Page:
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Cornerstone Day 5

Day 5! Busy Busy. Woke up, ate breakfast, and it was my day to lead the warmup. I taught them Samurai--OF COURSE! Then I did two Boal games. First, I led The Bear of P. (can't remember the town's name..) and then I led The Vampire of Strausburg. It was a blast, and I think everyone liked it.

After warmup, Laurie taught a class entitle "Community Based Theater." We started with writing on two sheets of paper what communities we belong to, and then what communties we want to work with. Our sheets looked like this:

The following are just some of my own personal notes from the class that I want to remember:

1. Push yourself our of your comfort zone.
2. Community-based theater lets community do the art-making. Sometiems this means less structure and more chaos.
3. Cornerstone's 4 Key Values: Respect, Diversity, Flexibility, Mutual Mentorship

4. We received a sheet called "Guidelines for Dialogue" that I loved. It had basic rules for having good dialogue, which is essential to the community based theater process. I thought it was a great tool to have for any situtation that requires communication. The following are the guidelines:
Listen with an open mind
Participate honestly and openly
Respectful active listening--one person talks at a time
Encourage all voices
Respect confidentiality
Appreciate the viewpointso f others
Experiences enlighten--share them
Be present
Ask permission of a colleague before sharing his/her stories, opinions, and perspectives outside of this meeting
Recognize your communication style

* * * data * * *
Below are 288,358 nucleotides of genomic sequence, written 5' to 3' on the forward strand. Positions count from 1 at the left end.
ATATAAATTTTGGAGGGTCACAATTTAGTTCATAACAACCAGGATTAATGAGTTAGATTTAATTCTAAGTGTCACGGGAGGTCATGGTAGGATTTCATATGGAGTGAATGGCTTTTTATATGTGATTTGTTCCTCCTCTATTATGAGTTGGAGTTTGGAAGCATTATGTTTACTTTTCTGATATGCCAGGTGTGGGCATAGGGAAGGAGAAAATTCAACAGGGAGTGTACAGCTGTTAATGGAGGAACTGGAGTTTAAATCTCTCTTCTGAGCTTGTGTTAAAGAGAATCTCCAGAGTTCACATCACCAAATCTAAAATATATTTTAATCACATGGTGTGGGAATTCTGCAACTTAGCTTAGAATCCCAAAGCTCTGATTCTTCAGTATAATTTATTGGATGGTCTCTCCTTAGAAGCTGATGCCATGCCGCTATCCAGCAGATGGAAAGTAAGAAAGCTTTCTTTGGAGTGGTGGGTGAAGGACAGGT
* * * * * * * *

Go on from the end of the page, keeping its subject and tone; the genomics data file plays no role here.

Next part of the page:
Expect to learn something about yourself and others
Speak clearly and use perosnal examples when making a point
Engage in the process by listening as well as speaking
Take responsibility for yourself and what you say
Permission is given for others to do what they need to do
No whining (whining defined as shrill, self-centered, complaining)
Don't restate--move forward
Be specific
Ask clarifying questions to increase understanding and knowledge
A clarifying question:
--comes from gneuine curiosity and addresses the specific or core issue unclear to you
--seeks information and understanding (replaces assumptions with information, adds insight about the speaker's intent)
--reserves judgment until idditional info is obtained
Trust others expertise--not everything is a group devision
Don't save it for the parking lot--share the hard questions where they can be resolved

5. We were all asked to write down a question we had about community based theater. Mine was: Does community-based theatre HAVE to be done with communities who are clear minorities in race, wealth, and class, or who have clear problems that can be seen?
I think this questions was important to me because I felt like none of the communities Cornerstone specifically had worked with in the past related to me, and it just got me thinking about my place in community based theater. As an upper-middle class white, mormon girl, where do I fit? Do my communities not need community based theater? I guess I was just getting stuck in thinking about myself as an outsider (more on that later).

6. SAY YES!!!
7. Some questions about community based theater to think about: Do you think all art is community based? How much involvement does the community have in this theater? What work have you done or know about that excited you? What draws you to this work?
8. Cornerstone likes switching up people's roles in their plays. For exampe, they will have hte patrol officer play that incarcerated, etc.
9. The idea of an insider/outsider is important in doing community-based work. You do not need to be an insider to tell someone's story. The advantages of being an insider that my class came up with are:
confidence in knowing
know language and context
built in invenstment
aware of complexities

The disadvantages of being an insider are:
too close
tunnel vision
your story is the only story
authenticity cop
too accomodating
fear of representing

The advantages of being an outsider are:
new perspective
view group as individuals